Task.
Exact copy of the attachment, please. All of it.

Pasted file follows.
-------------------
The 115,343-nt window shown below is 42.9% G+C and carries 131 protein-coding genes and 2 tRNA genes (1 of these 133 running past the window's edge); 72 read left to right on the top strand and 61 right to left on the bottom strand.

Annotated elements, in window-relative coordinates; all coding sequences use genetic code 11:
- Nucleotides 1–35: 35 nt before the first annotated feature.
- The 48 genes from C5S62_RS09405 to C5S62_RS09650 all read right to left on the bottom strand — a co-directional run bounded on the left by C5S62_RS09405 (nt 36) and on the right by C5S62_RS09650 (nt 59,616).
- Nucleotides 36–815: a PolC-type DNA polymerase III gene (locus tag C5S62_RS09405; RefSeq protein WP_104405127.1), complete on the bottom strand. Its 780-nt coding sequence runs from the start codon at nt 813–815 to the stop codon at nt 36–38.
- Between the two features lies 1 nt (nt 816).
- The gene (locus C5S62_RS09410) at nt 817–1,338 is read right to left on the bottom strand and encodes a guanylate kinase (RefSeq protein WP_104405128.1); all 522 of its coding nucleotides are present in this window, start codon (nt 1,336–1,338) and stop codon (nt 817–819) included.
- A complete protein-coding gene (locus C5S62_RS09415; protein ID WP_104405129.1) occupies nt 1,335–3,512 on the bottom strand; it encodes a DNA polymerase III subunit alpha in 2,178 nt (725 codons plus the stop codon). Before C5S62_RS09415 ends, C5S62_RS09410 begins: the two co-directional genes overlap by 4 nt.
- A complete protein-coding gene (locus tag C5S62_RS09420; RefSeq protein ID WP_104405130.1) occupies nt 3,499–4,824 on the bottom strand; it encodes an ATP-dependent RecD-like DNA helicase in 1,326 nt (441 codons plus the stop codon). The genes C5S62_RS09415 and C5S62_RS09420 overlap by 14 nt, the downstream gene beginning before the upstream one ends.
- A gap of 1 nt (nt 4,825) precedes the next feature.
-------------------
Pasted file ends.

The 115,343-nt window shown below is 42.9% G+C and carries 131 protein-coding genes and 2 tRNA genes (1 of these 133 running past the window's edge); 72 read left to right on the top strand and 61 right to left on the bottom strand.

Annotated elements, in window-relative coordinates; all coding sequences use genetic code 11:
- Nucleotides 1–35: 35 nt before the first annotated feature.
- The 48 genes from C5S62_RS09405 to C5S62_RS09650 all read right to left on the bottom strand — a co-directional run bounded on the left by C5S62_RS09405 (nt 36) and on the right by C5S62_RS09650 (nt 59,616).
- Nucleotides 36–815: a PolC-type DNA polymerase III gene (locus tag C5S62_RS09405; RefSeq protein WP_104405127.1), complete on the bottom strand. Its 780-nt coding sequence runs from the start codon at nt 813–815 to the stop codon at nt 36–38.
- Between the two features lies 1 nt (nt 816).
- The gene (locus C5S62_RS09410) at nt 817–1,338 is read right to left on the bottom strand and encodes a guanylate kinase (RefSeq protein WP_104405128.1); all 522 of its coding nucleotides are present in this window, start codon (nt 1,336–1,338) and stop codon (nt 817–819) included.
- A complete protein-coding gene (locus C5S62_RS09415; protein ID WP_104405129.1) occupies nt 1,335–3,512 on the bottom strand; it encodes a DNA polymerase III subunit alpha in 2,178 nt (725 codons plus the stop codon). Before C5S62_RS09415 ends, C5S62_RS09410 begins: the two co-directional genes overlap by 4 nt.
- A complete protein-coding gene (locus tag C5S62_RS09420; RefSeq protein ID WP_104405130.1) occupies nt 3,499–4,824 on the bottom strand; it encodes an ATP-dependent RecD-like DNA helicase in 1,326 nt (441 codons plus the stop codon). The genes C5S62_RS09415 and C5S62_RS09420 overlap by 14 nt, the downstream gene beginning before the upstream one ends.
- A gap of 1 nt (nt 4,825) precedes the next feature.